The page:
Relearning CAD

22.23.27 - Mark

Over the past few weeks, I’ve been knocking together a few tables. Nothing special, a few small workshop tables, a desk side table for a photo printer and scanner, and most recently a work bench for a local non-profit.

In a consumerist country, I absolutely could purchase all of those tables. Light weight, standard sizes, virtually no labor involved. However attractive folding tables are rare and subsequently tend to be expensive (if they’re even for sale) and the relatively weak commercial ones cost more than the lumber for a larger, stronger table that, if you have access to a few power tools, can be built in a few hours.

As someone who has a decent workshop, and a bit of a collection of nails, bolts, screws, and an assortment of other hardware my parents have amassed over a few decades, my only real costs was for lumber and my time.

While I didn’t dream up the plans on my own (I largely drew from The Wood Whisperer?s Outfeed Table video when I wasn’t reverse engineering an existing bench table) I did have to run out the math on my separate projects. Figure out the layout and assemble and figure out the cut list so I wouldn’t overstock myself.
Now, as much as I enjoy technology, on these projects I usually pick up a pad of Doane Paper (Grid + Line paper = Awesome) and draw out my plan. While I do take electronics into the work shop, next to a table saw or drill press, a good pencil and a pad of paper is both far safer and more user friendly than a laptop.

However after finishing the project, a couple people asked me about making more of them, and while I could redraw the plans or throw it on a copier, I decided to fire up SketchUp.

It’s been a few years since I last played with it, and what I remember about it was mostly not getting it to work well. 3D is nice, but my high school drafting class was basic 2D. However a few videos, a bit of playing, and a handful of restarts, I managed to draw out the plans. I doubt I’ll play with SketchUp enough to plan out masterpieces, but for the right job, it’s a decent (free) tool (once you figure out how to use it effectivly).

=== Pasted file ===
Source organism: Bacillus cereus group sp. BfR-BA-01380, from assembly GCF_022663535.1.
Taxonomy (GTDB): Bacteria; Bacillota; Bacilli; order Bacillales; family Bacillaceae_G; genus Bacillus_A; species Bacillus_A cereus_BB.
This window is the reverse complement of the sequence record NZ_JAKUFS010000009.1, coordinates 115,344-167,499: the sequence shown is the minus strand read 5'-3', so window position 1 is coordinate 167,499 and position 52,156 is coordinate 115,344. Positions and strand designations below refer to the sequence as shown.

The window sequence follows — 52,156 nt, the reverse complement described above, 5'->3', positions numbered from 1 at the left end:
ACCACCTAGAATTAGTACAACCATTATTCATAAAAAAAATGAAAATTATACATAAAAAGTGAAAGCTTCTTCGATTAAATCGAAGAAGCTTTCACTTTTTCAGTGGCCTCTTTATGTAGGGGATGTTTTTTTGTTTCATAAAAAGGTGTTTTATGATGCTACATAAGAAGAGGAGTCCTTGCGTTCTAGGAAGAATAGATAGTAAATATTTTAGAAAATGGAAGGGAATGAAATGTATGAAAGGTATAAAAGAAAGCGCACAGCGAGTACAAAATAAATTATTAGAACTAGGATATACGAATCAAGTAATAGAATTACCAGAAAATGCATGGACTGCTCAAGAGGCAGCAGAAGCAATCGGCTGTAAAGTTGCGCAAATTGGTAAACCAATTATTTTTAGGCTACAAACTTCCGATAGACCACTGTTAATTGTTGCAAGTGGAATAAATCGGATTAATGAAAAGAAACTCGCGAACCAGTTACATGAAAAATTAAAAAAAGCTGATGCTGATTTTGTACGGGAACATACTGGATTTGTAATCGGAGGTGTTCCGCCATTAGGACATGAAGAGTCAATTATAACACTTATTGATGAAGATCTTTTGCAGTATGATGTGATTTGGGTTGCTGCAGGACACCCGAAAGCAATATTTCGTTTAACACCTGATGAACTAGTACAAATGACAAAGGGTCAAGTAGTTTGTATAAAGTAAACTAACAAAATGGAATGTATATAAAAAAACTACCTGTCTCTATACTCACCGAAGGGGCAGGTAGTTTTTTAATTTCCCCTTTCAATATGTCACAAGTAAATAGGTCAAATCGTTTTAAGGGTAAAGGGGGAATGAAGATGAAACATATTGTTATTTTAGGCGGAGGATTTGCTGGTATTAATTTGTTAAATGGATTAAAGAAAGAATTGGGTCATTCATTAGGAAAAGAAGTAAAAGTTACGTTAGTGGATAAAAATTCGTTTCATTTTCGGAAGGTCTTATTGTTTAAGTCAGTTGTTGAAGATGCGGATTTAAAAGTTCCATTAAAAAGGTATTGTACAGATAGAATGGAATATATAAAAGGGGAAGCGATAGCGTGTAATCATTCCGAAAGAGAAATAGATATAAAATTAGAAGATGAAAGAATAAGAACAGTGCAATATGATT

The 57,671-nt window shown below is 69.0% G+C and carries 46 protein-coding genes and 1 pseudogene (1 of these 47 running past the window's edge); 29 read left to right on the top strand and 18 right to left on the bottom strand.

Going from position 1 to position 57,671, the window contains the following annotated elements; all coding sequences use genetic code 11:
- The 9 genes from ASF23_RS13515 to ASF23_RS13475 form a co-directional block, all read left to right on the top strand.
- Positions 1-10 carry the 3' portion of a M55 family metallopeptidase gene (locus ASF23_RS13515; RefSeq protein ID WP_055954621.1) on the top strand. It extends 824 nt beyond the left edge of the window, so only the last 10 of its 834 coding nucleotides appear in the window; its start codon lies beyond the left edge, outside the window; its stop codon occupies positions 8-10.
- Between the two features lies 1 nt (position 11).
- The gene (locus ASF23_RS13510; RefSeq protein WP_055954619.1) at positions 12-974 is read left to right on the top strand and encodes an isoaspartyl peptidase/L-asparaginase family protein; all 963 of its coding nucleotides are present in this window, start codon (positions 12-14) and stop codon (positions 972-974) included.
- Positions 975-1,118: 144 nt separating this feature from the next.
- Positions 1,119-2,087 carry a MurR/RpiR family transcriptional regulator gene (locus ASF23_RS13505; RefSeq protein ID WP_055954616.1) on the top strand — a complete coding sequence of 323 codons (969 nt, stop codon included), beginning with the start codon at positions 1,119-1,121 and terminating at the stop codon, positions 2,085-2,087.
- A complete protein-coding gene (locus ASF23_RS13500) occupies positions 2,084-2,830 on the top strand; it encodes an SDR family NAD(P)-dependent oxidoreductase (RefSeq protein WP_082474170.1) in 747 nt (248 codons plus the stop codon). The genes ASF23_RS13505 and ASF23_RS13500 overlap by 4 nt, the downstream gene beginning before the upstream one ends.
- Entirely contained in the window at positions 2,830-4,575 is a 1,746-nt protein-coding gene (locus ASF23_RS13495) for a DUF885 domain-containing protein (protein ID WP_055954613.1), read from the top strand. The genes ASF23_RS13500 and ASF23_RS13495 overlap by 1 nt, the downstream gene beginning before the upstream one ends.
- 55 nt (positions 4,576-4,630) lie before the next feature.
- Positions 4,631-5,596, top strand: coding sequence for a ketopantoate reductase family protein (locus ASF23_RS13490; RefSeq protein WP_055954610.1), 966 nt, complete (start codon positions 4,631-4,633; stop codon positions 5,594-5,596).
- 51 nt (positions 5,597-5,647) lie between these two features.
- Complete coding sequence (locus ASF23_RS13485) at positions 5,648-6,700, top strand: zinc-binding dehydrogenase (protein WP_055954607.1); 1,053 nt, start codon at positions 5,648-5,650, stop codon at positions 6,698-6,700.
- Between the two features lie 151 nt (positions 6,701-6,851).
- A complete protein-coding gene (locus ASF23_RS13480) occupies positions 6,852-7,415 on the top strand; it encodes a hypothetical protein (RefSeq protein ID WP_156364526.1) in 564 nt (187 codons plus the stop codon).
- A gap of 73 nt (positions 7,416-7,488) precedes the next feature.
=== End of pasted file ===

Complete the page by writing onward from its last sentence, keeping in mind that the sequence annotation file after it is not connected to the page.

Parts List
Cut List

Hand drawn plans (JPG, 1910px x 1463px)
Rendered Plan (JPG, 1215px x 942px)
Table SketchUp File (67.9 kb)

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Back when stuffit didn't suck...

23.44.07 - Mark

There's used to be a reason Mac software developers used to always archive their programs with stuffit. Back before OS X came to town with it's cool unix underpinnings, stuffit and .sit archives were the only effective game in town for bundling up Macintosh files. Back then you couldn't find a mac that didn't have some version of stuffit, and any power user usually had a few copies and a dozen aliases for it on their hard drive. It used to be a friendly reliable application that somehow, as soon as OS X came into town, turned into an absolute monster of a program.

The makers started nagging users for the software, begging them to download and pay for the latest version. They started introducing new archive formats into an already crowed (and long established) field. You can't even download it unless you give them permission to spam you with shitty software notices.

I don't remember the last time I didn't have to fight with stuff it to expand a file, let alone the last time I desired to make a stuffit archive.

Betweens zips and gzip, and tarballs in OS X's unix roots there's no need for sits anymore. Any remainging advantages sit files had could easily be passed off to an installer package or a very competent disk image file. yet, for some bizarre reason, people still release macintosh files as Sit archives, and every time I need those files, I end up fighting with stuff it to work.

Please, developers, give up on stuffit and stick to the standards. Apple's DMG, the cross platform ZIP, or the unix-y tar.gz etc. It's a real hassle when I have to install / run truly horrible software to install you software, and I'm getting to the point where the stuff it files aren't worth it

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Computer Merit Badge Circa 1969

00.00.00 - Mark

The Boy Scouts of America have had Computers Merit Badge since 1967, and the old book is pretty amazing. Beautiful fonts, weird photos, even some really neat looking projects. Not everything is horribly inaccurate (considering it predates the Altair 8800 and the personal computer revolution by over 5 years) Even some of the original requirements are still in the modern version! I'm going to have to look for some other old requirement books for merit badges, I'm sure there's some neat stuff to dig up. Here's a PDF of the book (mirrored copy from Dave's Old Computers)

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